Researchers at Boston’s renowned Dana-Farber Cancer Institute have developed a blood test designed to detect more than 20 cancers with a high degree of accuracy.
An initial study of around 3,600 subjects showed an overwhelming success. According to scientists, the test could have a positive effect on the survival chances of many patients in the future. The sooner a cancer is detected, the sooner the treatment can start.
The researchers presented their results over the weekend at the European Society for Medical Oncology Congress (ESMO) in Barcelona.
The blood test uses the Next Generation Sequencing (NGS) technology. The DNA of humans is examined for chemical markings. To put it simply: If cancer cells are released into the bloodstream when they die off, the test can detect this. Even the original organ or tissue is precisely localized.
Blood test with high accuracy
The study looked at 3583 subjects, 2053 healthy people and 1530 cancer patients with more than 20 different types of cancer (including breast, colon, oesophageal, gallbladder, stomach, head, neck, lung, ovarian and pancreatic cancer as well as with multiple myeloma and Lympathetic Leukaemia).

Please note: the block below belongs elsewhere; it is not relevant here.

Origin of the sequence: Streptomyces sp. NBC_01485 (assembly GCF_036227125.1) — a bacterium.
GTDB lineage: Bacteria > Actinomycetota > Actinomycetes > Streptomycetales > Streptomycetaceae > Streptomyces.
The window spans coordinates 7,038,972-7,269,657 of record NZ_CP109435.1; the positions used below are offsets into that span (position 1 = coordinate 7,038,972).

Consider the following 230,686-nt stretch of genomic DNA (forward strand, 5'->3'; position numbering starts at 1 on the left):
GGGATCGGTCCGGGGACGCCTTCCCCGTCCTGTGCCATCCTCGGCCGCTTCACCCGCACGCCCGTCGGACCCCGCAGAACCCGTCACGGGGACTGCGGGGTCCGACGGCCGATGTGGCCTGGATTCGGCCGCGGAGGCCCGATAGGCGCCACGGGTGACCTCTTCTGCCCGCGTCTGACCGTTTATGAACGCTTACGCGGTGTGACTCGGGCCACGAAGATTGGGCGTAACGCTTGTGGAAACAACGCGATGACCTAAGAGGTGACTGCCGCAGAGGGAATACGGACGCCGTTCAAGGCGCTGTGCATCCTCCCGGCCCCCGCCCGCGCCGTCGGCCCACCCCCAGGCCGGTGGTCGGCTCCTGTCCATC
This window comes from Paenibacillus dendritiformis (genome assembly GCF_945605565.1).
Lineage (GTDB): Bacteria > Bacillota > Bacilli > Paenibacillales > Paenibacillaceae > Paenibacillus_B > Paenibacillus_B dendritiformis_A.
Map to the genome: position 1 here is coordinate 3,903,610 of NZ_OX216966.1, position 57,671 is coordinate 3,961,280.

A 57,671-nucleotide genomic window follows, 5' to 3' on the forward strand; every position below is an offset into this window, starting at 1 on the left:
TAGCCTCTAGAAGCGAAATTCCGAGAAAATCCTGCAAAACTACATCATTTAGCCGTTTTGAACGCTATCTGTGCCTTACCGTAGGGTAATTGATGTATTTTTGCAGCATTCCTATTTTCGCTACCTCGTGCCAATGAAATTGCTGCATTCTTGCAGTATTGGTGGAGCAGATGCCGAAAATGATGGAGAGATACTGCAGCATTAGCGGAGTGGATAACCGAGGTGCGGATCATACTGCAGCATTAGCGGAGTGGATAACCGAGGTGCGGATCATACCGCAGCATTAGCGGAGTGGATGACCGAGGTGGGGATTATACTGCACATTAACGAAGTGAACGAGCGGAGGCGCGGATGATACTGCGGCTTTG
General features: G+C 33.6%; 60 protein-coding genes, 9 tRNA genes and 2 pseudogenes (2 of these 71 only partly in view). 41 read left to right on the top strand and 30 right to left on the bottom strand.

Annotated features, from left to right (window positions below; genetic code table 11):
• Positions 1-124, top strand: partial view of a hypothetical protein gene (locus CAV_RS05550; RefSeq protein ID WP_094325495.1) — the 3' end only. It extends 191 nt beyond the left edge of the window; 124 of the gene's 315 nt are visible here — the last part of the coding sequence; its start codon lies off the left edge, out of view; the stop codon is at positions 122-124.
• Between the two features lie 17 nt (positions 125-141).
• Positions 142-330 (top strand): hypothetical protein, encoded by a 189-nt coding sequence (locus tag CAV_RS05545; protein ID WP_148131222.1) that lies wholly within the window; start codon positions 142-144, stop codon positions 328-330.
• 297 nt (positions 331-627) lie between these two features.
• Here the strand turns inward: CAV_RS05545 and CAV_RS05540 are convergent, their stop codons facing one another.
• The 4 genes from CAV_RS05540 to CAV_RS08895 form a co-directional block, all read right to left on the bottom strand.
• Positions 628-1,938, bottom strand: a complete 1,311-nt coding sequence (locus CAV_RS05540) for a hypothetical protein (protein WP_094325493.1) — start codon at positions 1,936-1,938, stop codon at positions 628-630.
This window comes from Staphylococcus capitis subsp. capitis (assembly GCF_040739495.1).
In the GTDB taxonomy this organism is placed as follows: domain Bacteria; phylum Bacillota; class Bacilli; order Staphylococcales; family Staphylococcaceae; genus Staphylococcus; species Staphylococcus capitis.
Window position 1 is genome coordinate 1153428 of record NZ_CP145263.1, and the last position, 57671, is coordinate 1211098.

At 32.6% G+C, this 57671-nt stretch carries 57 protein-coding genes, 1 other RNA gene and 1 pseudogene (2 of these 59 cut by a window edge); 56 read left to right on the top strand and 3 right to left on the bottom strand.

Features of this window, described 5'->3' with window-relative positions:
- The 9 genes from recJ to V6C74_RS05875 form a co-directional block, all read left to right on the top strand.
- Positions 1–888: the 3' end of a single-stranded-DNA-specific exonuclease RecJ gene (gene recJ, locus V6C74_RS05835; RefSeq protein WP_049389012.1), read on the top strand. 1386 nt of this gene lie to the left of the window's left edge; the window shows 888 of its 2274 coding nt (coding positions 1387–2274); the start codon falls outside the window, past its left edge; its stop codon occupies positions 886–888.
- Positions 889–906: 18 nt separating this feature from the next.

The test detected 76 percent of high-mortality cancers. Even one with early-stage cancer 1, the hit rate was at least 32 percent. As the disease progressed, the test also became more accurate.
- Stage 2: 76 percent accuracy
- Stage 3: 85 percent accuracy
- Stage 4: 93 percent accuracy
If the test detected cancer, this was 99.4 percent correct. Only in 0.6 percent of cases does the test show a false-positive result.
Advance in early detection
“Even early detection of a low percentage of common cancers could result in many patients receiving more effective treatment if the test were used nationwide,” said study leader Geoffrey R. Oxnard.
If cancer was detected, it was even possible for the researchers to locate the tumour or cancer cells 89 percent of the time using the blood test.